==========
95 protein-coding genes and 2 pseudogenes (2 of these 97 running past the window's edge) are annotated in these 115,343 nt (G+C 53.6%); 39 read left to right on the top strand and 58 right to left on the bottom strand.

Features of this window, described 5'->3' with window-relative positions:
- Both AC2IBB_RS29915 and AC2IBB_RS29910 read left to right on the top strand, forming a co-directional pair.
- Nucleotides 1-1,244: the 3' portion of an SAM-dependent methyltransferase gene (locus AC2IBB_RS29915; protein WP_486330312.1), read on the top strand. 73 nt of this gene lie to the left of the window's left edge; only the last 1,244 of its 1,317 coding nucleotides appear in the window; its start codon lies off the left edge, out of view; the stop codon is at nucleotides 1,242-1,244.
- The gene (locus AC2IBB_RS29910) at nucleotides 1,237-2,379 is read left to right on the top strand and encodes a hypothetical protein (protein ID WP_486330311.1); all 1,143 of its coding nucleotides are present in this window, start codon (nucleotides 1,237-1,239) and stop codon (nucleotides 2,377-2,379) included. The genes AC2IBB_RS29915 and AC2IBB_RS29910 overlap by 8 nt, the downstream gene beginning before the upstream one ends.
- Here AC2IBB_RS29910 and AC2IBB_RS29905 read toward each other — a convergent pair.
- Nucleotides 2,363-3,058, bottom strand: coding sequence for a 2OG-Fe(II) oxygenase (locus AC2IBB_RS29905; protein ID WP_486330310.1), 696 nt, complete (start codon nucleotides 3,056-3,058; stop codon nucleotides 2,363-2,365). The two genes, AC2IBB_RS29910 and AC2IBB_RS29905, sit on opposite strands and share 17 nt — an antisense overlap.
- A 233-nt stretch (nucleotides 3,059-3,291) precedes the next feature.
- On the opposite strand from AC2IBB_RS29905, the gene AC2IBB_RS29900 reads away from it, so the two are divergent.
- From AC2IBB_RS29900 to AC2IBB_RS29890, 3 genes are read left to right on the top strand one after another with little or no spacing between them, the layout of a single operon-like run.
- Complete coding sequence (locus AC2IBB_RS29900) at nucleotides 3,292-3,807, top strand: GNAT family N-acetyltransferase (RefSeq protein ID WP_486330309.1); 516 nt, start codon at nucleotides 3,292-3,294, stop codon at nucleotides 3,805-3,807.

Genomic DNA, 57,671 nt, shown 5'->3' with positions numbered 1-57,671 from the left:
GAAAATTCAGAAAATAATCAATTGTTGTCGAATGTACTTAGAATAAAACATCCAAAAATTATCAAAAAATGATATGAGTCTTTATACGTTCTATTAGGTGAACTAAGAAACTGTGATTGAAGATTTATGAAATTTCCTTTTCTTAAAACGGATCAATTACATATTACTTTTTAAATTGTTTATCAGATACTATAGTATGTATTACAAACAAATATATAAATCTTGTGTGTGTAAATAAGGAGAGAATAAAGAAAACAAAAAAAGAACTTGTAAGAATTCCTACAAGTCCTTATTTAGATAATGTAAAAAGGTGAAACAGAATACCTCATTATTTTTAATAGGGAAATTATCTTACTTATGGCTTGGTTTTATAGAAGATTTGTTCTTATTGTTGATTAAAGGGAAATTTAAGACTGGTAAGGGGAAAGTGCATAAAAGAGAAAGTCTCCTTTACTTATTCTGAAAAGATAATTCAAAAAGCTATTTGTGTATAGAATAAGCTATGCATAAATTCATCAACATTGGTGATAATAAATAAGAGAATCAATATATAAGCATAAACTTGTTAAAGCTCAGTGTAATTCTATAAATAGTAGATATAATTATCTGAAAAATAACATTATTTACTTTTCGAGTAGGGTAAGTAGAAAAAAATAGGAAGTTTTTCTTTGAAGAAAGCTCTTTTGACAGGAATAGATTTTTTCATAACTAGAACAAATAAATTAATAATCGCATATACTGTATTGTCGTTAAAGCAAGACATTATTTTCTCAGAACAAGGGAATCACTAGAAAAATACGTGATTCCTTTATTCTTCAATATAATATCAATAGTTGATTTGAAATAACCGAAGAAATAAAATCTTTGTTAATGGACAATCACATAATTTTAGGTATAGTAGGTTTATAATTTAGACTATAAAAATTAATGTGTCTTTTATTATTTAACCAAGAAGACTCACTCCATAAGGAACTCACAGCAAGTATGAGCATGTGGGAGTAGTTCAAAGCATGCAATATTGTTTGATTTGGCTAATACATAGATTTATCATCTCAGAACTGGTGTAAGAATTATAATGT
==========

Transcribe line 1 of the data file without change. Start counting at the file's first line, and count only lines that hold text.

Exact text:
95 protein-coding genes and 2 pseudogenes (2 of these 97 running past the window's edge) are annotated in these 115,343 nt (G+C 53.6%); 39 read left to right on the top strand and 58 right to left on the bottom strand.